As I speak to different clients, especially those just opening their third eye, their intuition, and other empaths I can see a pattern in their lives.

As sensitives and those of the artist paths, we have to be careful about how much we give to others. We really have to be clear in our boundaries and keep our ground when others try to blur those lines….and they will.  We have to draw those lines to protect ourselves.

As more and more people are awakening, they are able to identify the players in their lives and heal; drawing those boundaries and protecting themselves.

If you like to wear stones, black tourmaline, Apache tears, amethyst, ruby, labradorite, and adventurine are a few that you can use for protection.  

Blessings,

Sirona Rose 🌹

Samhain into Halloween

•November 1, 2018 • Leave a Comment

Sharing this piece written by my High Priestess

THE HISTORY OF SAMHAIN
(A Bit Long).

Samhain (pronounced Sow-en), dates back to the ancient Celts who lived 2,000 years ago. Contrary to what some believe, is not a celebration of a Celtic god of the dead. Instead, it is a Celtic word meaning “summer’s end.” The Celts believed that summer came to an end on October 31st and the New Year began on November 1st with the start of winter. But the Celts also followed a lunar calendar and their celebrations began at sunset the night before.
Many today see Halloween as the pagan holiday. But that’s not really accurate. As the pagan holiday of Samhain is on November 1st. But their celebrations did and still do, start at sunset on October 31st, on Samhain Eve. During the day on October 31st, the fires within the home are extinguished. Often families would engage in a good “fall” cleaning to clear out the old and make way for the new. Starting the winter months with fresh and clean household items.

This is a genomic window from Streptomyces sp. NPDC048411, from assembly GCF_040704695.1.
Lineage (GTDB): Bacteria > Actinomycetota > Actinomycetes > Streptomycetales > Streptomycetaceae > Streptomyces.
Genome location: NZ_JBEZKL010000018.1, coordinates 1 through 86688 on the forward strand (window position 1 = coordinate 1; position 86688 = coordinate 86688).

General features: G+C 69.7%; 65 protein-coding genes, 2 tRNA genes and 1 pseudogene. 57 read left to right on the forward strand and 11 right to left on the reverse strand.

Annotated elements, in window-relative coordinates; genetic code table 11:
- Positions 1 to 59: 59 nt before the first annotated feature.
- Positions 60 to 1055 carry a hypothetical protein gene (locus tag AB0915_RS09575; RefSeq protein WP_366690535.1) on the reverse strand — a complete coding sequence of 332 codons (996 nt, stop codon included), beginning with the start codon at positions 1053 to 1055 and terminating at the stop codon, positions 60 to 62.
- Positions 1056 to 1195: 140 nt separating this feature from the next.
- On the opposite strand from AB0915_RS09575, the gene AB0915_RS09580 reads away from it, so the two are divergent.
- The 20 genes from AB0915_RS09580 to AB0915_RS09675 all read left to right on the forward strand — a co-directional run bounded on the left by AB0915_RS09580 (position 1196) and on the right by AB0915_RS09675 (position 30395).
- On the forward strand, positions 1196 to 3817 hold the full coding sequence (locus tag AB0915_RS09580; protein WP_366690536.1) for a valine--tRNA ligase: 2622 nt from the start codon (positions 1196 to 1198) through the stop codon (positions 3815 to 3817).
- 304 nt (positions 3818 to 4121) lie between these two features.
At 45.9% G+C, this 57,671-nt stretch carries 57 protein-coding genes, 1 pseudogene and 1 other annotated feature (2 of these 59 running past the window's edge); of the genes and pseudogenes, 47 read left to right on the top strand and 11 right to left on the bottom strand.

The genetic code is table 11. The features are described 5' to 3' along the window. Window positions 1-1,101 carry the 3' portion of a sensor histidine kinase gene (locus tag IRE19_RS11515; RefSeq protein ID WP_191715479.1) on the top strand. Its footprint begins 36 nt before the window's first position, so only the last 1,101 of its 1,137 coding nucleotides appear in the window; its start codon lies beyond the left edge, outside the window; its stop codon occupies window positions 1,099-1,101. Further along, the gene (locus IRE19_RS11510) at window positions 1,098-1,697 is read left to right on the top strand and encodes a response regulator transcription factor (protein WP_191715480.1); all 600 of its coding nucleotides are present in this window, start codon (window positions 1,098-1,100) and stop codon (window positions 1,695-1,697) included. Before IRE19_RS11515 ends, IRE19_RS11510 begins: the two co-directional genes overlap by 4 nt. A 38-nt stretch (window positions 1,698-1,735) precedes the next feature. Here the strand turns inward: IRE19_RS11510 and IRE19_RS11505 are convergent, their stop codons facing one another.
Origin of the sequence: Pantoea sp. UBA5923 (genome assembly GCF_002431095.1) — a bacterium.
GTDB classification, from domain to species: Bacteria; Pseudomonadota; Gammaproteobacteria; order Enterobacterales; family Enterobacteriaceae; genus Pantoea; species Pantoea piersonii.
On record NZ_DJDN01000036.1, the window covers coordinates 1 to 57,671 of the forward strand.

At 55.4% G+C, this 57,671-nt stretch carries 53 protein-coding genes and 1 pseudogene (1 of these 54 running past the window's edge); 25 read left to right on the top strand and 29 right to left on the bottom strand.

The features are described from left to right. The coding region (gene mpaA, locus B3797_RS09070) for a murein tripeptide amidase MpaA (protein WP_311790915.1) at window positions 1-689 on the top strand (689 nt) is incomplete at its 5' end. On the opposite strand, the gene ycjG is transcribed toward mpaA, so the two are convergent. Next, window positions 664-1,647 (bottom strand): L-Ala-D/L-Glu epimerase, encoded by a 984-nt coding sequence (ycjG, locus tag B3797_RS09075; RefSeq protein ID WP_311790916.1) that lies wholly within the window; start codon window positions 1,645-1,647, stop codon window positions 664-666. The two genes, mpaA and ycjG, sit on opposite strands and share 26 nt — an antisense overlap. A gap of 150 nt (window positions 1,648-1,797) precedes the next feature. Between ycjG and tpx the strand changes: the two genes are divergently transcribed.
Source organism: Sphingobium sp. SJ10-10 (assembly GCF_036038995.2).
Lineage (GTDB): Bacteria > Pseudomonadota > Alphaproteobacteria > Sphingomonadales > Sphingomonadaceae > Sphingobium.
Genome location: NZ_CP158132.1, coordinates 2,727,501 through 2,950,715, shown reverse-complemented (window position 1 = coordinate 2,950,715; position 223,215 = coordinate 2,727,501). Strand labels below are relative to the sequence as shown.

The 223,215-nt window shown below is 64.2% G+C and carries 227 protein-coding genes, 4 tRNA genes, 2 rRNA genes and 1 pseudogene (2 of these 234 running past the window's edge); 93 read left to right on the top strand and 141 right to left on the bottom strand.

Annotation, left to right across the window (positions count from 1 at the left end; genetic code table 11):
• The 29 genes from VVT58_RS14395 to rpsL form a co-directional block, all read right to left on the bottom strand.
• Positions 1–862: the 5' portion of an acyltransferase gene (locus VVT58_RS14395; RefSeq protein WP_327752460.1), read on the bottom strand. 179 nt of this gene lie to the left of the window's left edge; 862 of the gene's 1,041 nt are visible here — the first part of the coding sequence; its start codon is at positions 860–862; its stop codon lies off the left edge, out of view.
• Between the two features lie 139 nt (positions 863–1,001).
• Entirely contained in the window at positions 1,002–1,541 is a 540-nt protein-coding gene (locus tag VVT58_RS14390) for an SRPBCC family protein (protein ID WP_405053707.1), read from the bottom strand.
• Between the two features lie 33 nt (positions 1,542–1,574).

At sunset on October 31, clans or local villages begin the formal ceremonies of Samhain by lighting a giant bonfire. The people would gather around the fire to burn crops and animals as sacrifices to the Celtic deities. It was a method of giving the Gods and Goddesses their share of the previous years herd or crops. In addition these sacred fires were a big part of the cleansing of the old year and a method to prepare for the coming new year.
During the celebration, the Celts wore costumes, and danced around the bonfire. Many of these dances told stories or played out the cycles of life and death or commemorated the cycle of Wheel of Life. These costumes were adorned for three primary reasons.